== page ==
On Friday (29 June), Rosina Robinson and her team braved the scorching heat in a gruelling 20-mile walk across West Cumbria. The walk, stretching from Egremont to Workington, was a local initiative named The Wheelie Bin Challenge, an event in which participants walk across West Cumbria pushing wheelie bins to collect food donated by local schools for local foodbanks, and to raise funds and awareness of the charities chosen by the teams taking part. The team of 14 walkers – made up of Rosina’s family, friends and Survivors of Bereavement by Suicide (SOBS) volunteers – chose to support SOBS Cumbria, as each of them had been affected by suicide either directly or indirectly. Others joined them along the way to offer their support.
Each year, more than 6,000 people take their own lives across the UK: SOBS is a national charity which works to provide emotional support to those who have been left behind. SOBS Cumbria support groups meet once a month, with groups in North, South and West Cumbria. SOBS Cumbria also has a local 24/7 helpline and a closed Facebook group.
The Wheelie Bin Challenge had been testing, but enjoyable. “It went very well. We set off fine, but we soon realised that the heat would be an issue. Soon, even walking up small slopes became difficult; quite a few people suffered with blistering. It was hot and sticky!” Rosina recalled, referring to the 28°C heat that hit West Cumbria over the weekend.
The walk began at 8am and came to a close at 5pm. “We were happy that we’d finished. Everyone was in good spirits and we’d all gotten to know each other well along the way. By the end of it, we felt like we’d all been friends for a long time and we all had a little hug at the end. I think there was a great sense of achievement for the whole team, even if our feet were sore!”
John Brown, founder of SOBS Cumbria, was delighted with the team’s dedication. “I absolutely take my hat off to Rosina and the rest of the team who walked 20 miles in sweltering heat to raise funds for SOBS Cumbria. It was a truly fantastic effort.”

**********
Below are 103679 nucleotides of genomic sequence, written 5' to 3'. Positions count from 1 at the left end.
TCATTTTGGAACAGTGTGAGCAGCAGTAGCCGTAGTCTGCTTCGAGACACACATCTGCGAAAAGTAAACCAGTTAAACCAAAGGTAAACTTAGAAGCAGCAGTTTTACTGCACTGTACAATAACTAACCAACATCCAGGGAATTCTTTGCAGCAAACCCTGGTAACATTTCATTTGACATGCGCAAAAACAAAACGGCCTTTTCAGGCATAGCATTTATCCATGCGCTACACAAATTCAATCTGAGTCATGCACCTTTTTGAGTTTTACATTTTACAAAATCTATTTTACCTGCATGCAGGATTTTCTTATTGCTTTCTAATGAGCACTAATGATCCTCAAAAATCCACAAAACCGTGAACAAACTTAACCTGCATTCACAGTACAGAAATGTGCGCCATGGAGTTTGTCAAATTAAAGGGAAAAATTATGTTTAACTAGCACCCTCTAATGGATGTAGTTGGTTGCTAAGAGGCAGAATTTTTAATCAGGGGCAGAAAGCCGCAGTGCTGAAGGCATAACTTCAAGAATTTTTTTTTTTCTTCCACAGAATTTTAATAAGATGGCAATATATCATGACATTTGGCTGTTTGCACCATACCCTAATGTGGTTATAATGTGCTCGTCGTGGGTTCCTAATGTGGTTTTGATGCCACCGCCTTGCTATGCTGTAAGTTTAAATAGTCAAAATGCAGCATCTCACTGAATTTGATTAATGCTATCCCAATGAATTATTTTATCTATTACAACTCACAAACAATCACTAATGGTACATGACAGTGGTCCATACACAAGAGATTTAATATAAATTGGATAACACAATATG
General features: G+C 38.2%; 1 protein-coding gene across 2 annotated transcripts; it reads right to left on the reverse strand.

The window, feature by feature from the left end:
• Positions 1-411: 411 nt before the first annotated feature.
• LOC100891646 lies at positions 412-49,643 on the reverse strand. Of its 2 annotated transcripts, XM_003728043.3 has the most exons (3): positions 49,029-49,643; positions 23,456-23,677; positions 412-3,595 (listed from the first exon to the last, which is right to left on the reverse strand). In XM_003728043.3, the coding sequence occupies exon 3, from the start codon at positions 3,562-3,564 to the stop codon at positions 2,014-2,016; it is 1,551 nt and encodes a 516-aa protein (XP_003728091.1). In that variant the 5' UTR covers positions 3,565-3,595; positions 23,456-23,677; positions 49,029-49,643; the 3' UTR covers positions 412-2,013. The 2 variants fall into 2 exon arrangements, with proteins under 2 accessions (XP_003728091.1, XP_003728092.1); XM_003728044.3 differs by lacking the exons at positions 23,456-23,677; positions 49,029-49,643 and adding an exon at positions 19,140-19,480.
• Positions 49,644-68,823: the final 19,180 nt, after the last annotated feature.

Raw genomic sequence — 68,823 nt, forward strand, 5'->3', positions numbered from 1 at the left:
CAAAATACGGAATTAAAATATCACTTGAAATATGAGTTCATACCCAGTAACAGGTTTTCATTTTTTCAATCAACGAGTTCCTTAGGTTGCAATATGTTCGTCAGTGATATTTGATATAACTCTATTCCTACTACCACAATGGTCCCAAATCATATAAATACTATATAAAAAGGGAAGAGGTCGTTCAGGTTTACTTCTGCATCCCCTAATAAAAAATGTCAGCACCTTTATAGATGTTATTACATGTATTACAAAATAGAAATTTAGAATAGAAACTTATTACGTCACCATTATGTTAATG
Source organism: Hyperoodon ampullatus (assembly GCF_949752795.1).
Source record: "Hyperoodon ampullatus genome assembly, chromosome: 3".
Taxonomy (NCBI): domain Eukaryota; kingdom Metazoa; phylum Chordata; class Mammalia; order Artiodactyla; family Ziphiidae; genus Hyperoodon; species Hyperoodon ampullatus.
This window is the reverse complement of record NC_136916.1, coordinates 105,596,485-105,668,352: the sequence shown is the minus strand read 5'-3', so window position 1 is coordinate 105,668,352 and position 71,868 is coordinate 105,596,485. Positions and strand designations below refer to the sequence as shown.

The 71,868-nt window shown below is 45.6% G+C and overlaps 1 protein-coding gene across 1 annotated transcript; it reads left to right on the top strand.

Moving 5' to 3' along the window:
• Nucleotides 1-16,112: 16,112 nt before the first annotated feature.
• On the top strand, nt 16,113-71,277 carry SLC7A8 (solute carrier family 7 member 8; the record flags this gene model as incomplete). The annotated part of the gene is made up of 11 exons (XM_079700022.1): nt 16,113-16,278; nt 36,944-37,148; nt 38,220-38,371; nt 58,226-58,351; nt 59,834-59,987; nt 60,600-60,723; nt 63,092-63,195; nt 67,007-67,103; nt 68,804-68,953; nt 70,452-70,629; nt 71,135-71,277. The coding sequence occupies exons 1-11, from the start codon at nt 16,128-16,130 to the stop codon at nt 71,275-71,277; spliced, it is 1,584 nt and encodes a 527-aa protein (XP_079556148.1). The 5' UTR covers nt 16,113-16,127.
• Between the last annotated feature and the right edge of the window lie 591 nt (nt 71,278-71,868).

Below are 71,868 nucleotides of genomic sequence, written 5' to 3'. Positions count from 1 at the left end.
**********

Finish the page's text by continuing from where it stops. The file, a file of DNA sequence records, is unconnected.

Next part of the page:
Rosina is proud of the funds the team has raised. “One of our main purposes for doing the challenge was to promote SOBS and encourage people to talk about the challenges of suicide bereavement. I think we’ve done really well to raise the amount we have; we’ve achieved what we set out to do, but people can still donate.”
GM Supplies kindly provided the team with t-shirts; it allowed its van to be used as a support vehicle and to take the food collected to the storage depot. GM Supplies also generously donated £500 to the team’s fundraising efforts.
Support the team
The team has raised over £1,500 so far and, although the walk is over, donations remain open. If you’d like to support the team’s fundraising campaign, visit SOBS Cumbria’s BT MyDonate donation page. Alternatively, you can choose a different method of donation here.
Support for those bereaved by suicide
If you are struggling with the death of someone who has taken their own life and need someone to listen to your experience and offer you support, please do get in touch. You can call the SOBS Cumbria 24/7 helpline on 07572 975 721 (John) or 07896 703 757 (Karan). You can also email us at firstname.lastname@example.org, or you can visit us on Facebook and Twitter at @SOBSCumbria.